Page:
She came to Holy Angels at the invitation of several teachers who attended one of her workshops at the Delaware Teacher Center while she was still at Caravel.
“They said, ‘We’d love it if you came to our school,’ and I said when I have a day off, I will come and do science with the children. And in the back of my head and my heart, I’m trying this on because in June of 2011, I finished 50 consecutive years of teaching in the state of Delaware. I was thinking, that’s enough to do this for a paycheck, I’m just going to go do it,” she said.
She has influenced the teachers as well as the students, Snively said.
“She’s a plethora of knowledge, but just even for methodology,” the principal said. “She has offered suggestions to the teachers. It’s all about positivism. She makes the teachers she works with feel very empowered. It’s a great feeling when you leave her presence or her classroom.”
O’Leary’s own teachers apparently did not see great things for their student when she was a child in Turtle Creek, Pa. Born with severe physical problems, she said she was shunned by her teachers and classmates in grade school. Her father, however, saw great things for his daughter.
“My dad was my rock. My dad just kept saying, ‘One day you’ll show them all,’” she said.
The way she was treated affected how she approached teaching.
“I thought, every kid’s going to have a happy moment,” she said. “Every kid’s going to feel good. It’s amazing how what happens to you, if properly channeled, makes you better for it. My dad, his whole focus was to take this poor, pitiful kid and make something of her.”
O’Leary came to Wilmington with her husband, Jack, a surgeon who had gotten a job at the Medical Center of Delaware. They had no children and poured their energy into their careers and community.
O’Leary is an active member of Kingswood United Methodist Church, but the Catholic faith is an important part of her life. When her husband, who was Catholic, became terminally ill with cancer, she attended Mass for him. Since his death six years ago, she has attended Mass nearly every day in his memory at St. John the Apostle Church in Newark.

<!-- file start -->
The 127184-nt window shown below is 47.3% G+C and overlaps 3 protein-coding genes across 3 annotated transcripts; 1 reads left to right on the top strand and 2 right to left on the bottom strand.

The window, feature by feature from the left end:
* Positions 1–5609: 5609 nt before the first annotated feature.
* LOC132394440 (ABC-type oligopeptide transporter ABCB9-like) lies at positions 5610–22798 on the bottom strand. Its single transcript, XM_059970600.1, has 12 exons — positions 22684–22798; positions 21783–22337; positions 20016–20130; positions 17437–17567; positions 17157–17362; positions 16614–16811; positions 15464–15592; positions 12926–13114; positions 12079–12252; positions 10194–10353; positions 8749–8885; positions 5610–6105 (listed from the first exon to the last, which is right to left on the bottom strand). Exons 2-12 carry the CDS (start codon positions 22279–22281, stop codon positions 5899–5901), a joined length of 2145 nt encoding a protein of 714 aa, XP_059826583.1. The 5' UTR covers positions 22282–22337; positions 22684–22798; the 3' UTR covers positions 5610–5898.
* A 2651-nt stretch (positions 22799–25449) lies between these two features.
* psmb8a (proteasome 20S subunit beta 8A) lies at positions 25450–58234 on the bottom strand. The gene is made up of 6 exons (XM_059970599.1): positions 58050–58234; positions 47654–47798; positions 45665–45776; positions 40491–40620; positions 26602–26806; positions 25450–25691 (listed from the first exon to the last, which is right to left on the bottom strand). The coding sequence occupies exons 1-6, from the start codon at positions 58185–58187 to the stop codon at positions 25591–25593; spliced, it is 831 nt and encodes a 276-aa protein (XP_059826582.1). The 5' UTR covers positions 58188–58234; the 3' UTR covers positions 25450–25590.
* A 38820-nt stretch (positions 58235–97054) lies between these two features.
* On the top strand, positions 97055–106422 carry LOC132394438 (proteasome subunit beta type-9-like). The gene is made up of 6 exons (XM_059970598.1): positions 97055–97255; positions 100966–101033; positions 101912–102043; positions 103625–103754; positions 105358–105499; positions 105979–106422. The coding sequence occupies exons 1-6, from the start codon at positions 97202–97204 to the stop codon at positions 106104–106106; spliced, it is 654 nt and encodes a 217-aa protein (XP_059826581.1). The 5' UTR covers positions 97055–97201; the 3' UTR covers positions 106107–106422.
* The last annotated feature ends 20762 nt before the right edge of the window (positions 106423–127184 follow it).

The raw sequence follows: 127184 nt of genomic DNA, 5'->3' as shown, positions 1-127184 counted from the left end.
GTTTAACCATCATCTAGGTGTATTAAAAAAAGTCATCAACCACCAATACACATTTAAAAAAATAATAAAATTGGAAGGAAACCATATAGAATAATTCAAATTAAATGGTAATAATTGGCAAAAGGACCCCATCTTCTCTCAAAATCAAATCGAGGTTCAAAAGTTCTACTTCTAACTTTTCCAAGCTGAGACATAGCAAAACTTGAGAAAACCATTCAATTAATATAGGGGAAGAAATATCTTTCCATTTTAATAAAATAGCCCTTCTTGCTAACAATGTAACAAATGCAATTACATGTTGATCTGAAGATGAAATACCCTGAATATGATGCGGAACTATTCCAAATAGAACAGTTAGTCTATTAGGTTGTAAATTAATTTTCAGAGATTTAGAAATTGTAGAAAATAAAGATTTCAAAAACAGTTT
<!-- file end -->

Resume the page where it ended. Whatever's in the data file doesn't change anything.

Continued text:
She donates all of her time and the materials in her classes in her husband’s memory, and she gave Holy Angels – which is a Franciscan school – a statue of St. Francis of Assisi last year. She feels comfortable around the school and the faith.
She also volunteers at the Ronald McDonald House in Wilmington.
At St. John’s, she is a member of a dinner group for widows and widowers called the Angels, which has become a big part of her life.
“I don’t have any family,” O’Leary said. “When my husband passed away, that was the end of my family life. It’s a deep, dark hole by yourself. My husband was a doctor, and he had the kind of cancer that is a dead-end street, and he knew it. He had diagnosed it in others many times. We just came to grips with what my life would be, and I just realized it had to be of purpose.”
So she pours herself into the Angels, her volunteer work and traveling to speak about education. She is also a member of the Chapel Street Players, a theatrical troupe in Newark that is celebrating its 50th anniversary this year. The organization has named its fundraiser after O’Leary, who performed in “Hello, Dolly!” last year and has been in the “Rocky Horror Picture Show” on Chapel Street.
She declines to reveal her age – “Age is a number, and mine’s unlisted,” she jokes – but said she has no desire to stop working, which is good news for Jackson and the other youngsters at Holy Angels, and for young science students everywhere.
“I just like to be here. It’s just wonderful here. In my heart I feel good, not about me but about school. When we do a prayer at lunchtime or a prayer after school, I’m just like, this is for me,” she said.